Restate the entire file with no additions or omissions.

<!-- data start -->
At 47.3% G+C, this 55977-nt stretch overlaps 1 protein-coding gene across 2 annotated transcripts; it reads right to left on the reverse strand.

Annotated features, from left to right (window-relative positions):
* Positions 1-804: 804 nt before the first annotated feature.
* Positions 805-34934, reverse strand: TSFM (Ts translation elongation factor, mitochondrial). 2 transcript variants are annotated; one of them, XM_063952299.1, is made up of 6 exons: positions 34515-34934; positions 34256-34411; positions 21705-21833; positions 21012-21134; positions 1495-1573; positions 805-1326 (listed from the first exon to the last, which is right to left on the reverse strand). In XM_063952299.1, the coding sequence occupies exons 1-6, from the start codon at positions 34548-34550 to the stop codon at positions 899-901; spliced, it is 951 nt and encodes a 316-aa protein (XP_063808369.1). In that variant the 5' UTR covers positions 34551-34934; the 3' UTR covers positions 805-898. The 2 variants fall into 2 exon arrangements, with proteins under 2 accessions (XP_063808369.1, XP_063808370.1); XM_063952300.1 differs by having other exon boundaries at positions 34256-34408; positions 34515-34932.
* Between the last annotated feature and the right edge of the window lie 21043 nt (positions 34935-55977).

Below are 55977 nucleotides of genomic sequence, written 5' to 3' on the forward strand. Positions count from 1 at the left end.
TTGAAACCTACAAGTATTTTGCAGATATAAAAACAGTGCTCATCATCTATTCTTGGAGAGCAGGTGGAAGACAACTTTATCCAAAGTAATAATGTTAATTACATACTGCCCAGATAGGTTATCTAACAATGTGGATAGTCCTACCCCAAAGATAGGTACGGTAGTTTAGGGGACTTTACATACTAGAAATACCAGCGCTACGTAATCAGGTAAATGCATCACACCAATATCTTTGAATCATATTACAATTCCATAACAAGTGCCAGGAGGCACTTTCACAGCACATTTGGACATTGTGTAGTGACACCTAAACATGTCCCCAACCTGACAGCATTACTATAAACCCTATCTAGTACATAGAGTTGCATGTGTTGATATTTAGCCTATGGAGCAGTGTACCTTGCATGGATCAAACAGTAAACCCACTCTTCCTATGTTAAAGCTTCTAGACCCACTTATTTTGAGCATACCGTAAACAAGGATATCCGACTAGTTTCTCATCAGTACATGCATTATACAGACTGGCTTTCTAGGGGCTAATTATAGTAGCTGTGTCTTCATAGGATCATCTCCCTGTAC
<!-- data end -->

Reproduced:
At 47.3% G+C, this 55977-nt stretch overlaps 1 protein-coding gene across 2 annotated transcripts; it reads right to left on the reverse strand.

Annotated features, from left to right (window-relative positions):
* Positions 1-804: 804 nt before the first annotated feature.
* Positions 805-34934, reverse strand: TSFM (Ts translation elongation factor, mitochondrial). 2 transcript variants are annotated; one of them, XM_063952299.1, is made up of 6 exons: positions 34515-34934; positions 34256-34411; positions 21705-21833; positions 21012-21134; positions 1495-1573; positions 805-1326 (listed from the first exon to the last, which is right to left on the reverse strand). In XM_063952299.1, the coding sequence occupies exons 1-6, from the start codon at positions 34548-34550 to the stop codon at positions 899-901; spliced, it is 951 nt and encodes a 316-aa protein (XP_063808369.1). In that variant the 5' UTR covers positions 34551-34934; the 3' UTR covers positions 805-898. The 2 variants fall into 2 exon arrangements, with proteins under 2 accessions (XP_063808369.1, XP_063808370.1); XM_063952300.1 differs by having other exon boundaries at positions 34256-34408; positions 34515-34932.
* Between the last annotated feature and the right edge of the window lie 21043 nt (positions 34935-55977).

Below are 55977 nucleotides of genomic sequence, written 5' to 3' on the forward strand. Positions count from 1 at the left end.
TTGAAACCTACAAGTATTTTGCAGATATAAAAACAGTGCTCATCATCTATTCTTGGAGAGCAGGTGGAAGACAACTTTATCCAAAGTAATAATGTTAATTACATACTGCCCAGATAGGTTATCTAACAATGTGGATAGTCCTACCCCAAAGATAGGTACGGTAGTTTAGGGGACTTTACATACTAGAAATACCAGCGCTACGTAATCAGGTAAATGCATCACACCAATATCTTTGAATCATATTACAATTCCATAACAAGTGCCAGGAGGCACTTTCACAGCACATTTGGACATTGTGTAGTGACACCTAAACATGTCCCCAACCTGACAGCATTACTATAAACCCTATCTAGTACATAGAGTTGCATGTGTTGATATTTAGCCTATGGAGCAGTGTACCTTGCATGGATCAAACAGTAAACCCACTCTTCCTATGTTAAAGCTTCTAGACCCACTTATTTTGAGCATACCGTAAACAAGGATATCCGACTAGTTTCTCATCAGTACATGCATTATACAGACTGGCTTTCTAGGGGCTAATTATAGTAGCTGTGTCTTCATAGGATCATCTCCCTGTAC